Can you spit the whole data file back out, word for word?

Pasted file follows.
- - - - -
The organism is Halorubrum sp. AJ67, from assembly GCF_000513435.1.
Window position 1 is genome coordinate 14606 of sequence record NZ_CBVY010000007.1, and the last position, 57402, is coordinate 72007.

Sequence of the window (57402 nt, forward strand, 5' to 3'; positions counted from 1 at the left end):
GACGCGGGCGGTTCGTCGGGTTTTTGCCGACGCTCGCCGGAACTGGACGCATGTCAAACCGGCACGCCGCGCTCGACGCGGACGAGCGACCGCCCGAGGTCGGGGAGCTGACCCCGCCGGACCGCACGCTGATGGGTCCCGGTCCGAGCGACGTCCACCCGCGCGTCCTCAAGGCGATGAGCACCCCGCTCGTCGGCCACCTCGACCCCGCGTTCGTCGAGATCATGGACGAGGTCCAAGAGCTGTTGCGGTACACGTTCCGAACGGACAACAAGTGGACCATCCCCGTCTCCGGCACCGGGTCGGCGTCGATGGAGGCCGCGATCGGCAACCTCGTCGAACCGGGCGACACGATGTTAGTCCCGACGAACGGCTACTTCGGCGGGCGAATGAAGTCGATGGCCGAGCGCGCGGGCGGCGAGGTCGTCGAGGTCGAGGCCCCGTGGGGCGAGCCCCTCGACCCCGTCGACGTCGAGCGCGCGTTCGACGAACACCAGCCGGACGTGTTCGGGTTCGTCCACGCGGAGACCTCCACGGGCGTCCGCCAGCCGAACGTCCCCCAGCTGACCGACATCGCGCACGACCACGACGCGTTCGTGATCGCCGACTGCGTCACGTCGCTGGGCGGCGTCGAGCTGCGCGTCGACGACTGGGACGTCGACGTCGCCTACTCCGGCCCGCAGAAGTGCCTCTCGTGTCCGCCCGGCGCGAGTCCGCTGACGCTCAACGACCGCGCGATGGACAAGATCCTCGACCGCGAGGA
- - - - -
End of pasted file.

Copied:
The organism is Halorubrum sp. AJ67, from assembly GCF_000513435.1.
Window position 1 is genome coordinate 14606 of sequence record NZ_CBVY010000007.1, and the last position, 57402, is coordinate 72007.

Sequence of the window (57402 nt, forward strand, 5' to 3'; positions counted from 1 at the left end):
GACGCGGGCGGTTCGTCGGGTTTTTGCCGACGCTCGCCGGAACTGGACGCATGTCAAACCGGCACGCCGCGCTCGACGCGGACGAGCGACCGCCCGAGGTCGGGGAGCTGACCCCGCCGGACCGCACGCTGATGGGTCCCGGTCCGAGCGACGTCCACCCGCGCGTCCTCAAGGCGATGAGCACCCCGCTCGTCGGCCACCTCGACCCCGCGTTCGTCGAGATCATGGACGAGGTCCAAGAGCTGTTGCGGTACACGTTCCGAACGGACAACAAGTGGACCATCCCCGTCTCCGGCACCGGGTCGGCGTCGATGGAGGCCGCGATCGGCAACCTCGTCGAACCGGGCGACACGATGTTAGTCCCGACGAACGGCTACTTCGGCGGGCGAATGAAGTCGATGGCCGAGCGCGCGGGCGGCGAGGTCGTCGAGGTCGAGGCCCCGTGGGGCGAGCCCCTCGACCCCGTCGACGTCGAGCGCGCGTTCGACGAACACCAGCCGGACGTGTTCGGGTTCGTCCACGCGGAGACCTCCACGGGCGTCCGCCAGCCGAACGTCCCCCAGCTGACCGACATCGCGCACGACCACGACGCGTTCGTGATCGCCGACTGCGTCACGTCGCTGGGCGGCGTCGAGCTGCGCGTCGACGACTGGGACGTCGACGTCGCCTACTCCGGCCCGCAGAAGTGCCTCTCGTGTCCGCCCGGCGCGAGTCCGCTGACGCTCAACGACCGCGCGATGGACAAGATCCTCGACCGCGAGGA